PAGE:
Duplex sequencing identifies genomic features that determine susceptibility to benzo(a)pyrene-induced in vivo mutations

Exposure to environmental mutagens increases the risk of cancer and genetic disorders. We used Duplex Sequencing (DS), a high-accuracy error-corrected sequencing technology, to analyze mutation induction across twenty 2.4 kb intergenic and genic targets in the bone marrow of MutaMouse males exposed to benzo(a)pyrene (BaP), a widespread environmental pollutant. DS revealed a linear dose-related induction of mutations across all targets with low intra-group variability. Heterochromatic and intergenic regions exhibited the highest mutation frequencies (MF). C:G > A:T transversions at CCA, CCC and GCC trinucleotides were enriched in BaP-exposed mice consistent with the known etiology of BaP mutagenesis. However, GC-content had no effect on mutation susceptibility. A positive correlation was observed between DS and the “gold-standard” transgenic rodent gene mutation assay. Overall, we demonstrate that DS is a promising approach to study in vivo mutagenesis and yields critical insight into the genomic features governing mutation susceptibility, spectrum, and variability across the genome.


Danielle P. M. LeBlanc, Matthew Meier, Fang Yin Lo, Elizabeth Schmidt, Charles Valentine III, Andrew Williams, Jesse J. Salk, Carole L. Yauk & Francesco Marchetti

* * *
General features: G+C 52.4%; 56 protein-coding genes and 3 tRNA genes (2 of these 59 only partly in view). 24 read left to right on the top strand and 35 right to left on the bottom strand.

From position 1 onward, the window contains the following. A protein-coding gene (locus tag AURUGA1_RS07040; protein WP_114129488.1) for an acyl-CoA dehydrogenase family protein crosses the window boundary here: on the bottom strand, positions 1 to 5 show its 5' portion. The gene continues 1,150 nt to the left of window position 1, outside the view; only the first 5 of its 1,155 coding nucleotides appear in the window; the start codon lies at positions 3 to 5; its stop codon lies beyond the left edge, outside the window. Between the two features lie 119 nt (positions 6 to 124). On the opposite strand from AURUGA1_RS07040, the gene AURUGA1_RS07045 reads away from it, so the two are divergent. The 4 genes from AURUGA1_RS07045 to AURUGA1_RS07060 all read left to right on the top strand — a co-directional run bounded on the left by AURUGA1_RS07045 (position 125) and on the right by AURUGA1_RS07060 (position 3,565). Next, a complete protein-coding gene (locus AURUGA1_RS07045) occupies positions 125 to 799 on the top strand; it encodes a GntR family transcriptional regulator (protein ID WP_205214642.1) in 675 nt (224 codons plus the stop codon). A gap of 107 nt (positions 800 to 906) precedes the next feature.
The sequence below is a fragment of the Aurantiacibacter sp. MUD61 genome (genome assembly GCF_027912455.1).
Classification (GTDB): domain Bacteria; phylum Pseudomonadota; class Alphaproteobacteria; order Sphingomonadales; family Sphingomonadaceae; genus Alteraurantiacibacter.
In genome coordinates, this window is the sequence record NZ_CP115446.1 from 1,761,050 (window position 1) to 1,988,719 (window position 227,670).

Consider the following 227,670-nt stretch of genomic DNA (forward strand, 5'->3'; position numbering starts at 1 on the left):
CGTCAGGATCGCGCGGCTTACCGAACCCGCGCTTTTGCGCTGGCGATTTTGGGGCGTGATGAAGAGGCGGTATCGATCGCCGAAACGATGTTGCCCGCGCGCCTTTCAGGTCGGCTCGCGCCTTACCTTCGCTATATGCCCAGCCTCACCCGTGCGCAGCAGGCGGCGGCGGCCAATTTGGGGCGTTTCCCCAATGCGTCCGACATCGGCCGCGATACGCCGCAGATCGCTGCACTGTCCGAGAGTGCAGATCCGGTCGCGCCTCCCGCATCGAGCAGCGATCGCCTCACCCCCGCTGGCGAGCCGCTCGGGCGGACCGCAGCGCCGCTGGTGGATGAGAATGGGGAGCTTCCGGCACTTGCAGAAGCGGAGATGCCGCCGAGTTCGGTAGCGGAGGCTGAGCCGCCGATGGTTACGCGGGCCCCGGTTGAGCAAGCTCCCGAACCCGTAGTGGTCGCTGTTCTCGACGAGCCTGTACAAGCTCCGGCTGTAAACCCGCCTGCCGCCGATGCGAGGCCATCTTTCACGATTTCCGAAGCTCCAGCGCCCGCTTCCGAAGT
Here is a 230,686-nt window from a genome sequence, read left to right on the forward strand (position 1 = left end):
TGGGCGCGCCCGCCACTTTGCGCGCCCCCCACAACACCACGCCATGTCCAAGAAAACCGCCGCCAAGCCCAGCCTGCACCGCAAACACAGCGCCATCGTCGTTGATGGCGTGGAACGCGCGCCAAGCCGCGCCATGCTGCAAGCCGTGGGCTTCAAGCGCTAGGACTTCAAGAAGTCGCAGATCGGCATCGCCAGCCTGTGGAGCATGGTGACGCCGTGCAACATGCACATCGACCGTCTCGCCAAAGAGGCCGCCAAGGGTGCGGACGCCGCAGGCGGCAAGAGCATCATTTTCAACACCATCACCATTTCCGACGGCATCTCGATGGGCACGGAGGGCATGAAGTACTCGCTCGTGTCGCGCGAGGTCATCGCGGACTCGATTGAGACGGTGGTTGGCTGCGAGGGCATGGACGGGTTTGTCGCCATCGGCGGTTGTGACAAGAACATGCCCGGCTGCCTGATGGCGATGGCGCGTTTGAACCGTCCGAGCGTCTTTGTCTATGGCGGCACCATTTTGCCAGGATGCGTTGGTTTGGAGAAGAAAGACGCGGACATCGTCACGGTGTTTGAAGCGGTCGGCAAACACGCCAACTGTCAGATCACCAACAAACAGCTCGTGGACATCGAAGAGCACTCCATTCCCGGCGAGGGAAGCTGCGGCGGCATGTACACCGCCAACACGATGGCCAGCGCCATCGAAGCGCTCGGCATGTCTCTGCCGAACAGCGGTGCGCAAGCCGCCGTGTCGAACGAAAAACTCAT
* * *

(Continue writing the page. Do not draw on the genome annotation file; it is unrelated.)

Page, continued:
Comparison of the Transgenic Rodent Mutation Assay, Error Corrected Next Generation Duplex Sequencing, and the Alkaline Comet Assay to Detect Dose-Related Mutations Following Exposure to N-Nitrosodiethylamine

N-Nitrosodiethylamine (NDEA), a well-studied N-nitrosamine, was tested in rats to compare the dose-response relationship of three genotoxicity endpoints. Mutant / mutation frequencies were determined using the transgenic rodent (TGR) gene mutation assay and error corrected next generation sequencing (ecNGS) (i.e., duplex sequencing (DS)), and genetic damage was detected by the alkaline comet assay. Big Blue® (cII Locus) animals (n = 6 per dose group) were administered doses of 0.001, 0.01, 0.1, 1, 3 mg/kg/day NDEA by oral gavage. Samples were collected for cII mutation and DS analyses following 28-days of exposure and 3 days recovery. In a separate study, male Sprague-Dawley (SD) rats (n = 6 per dose group) were administered the same doses by oral gavage for two consecutive days and then samples collected for the alkaline comet assay. A dose-related increase in mutant / mutation frequencies of the liver but not duodenum was observed using the TGR assay and DS with DS resulting in a slightly more sensitive response, with a lower benchmark dose (BMD). In addition, a dose-related increase in percent tail DNA was observed in the liver using the alkaline comet assay. Therefore, DS and comet assays showed good utility for hazard identification and dose-response analysis of a representative N-nitrosamine comparable to the TGR gene mutation assay.


Bercu J., Zhang, S., Sobo, Z., Escobar, P., Van, P., Schuler, M.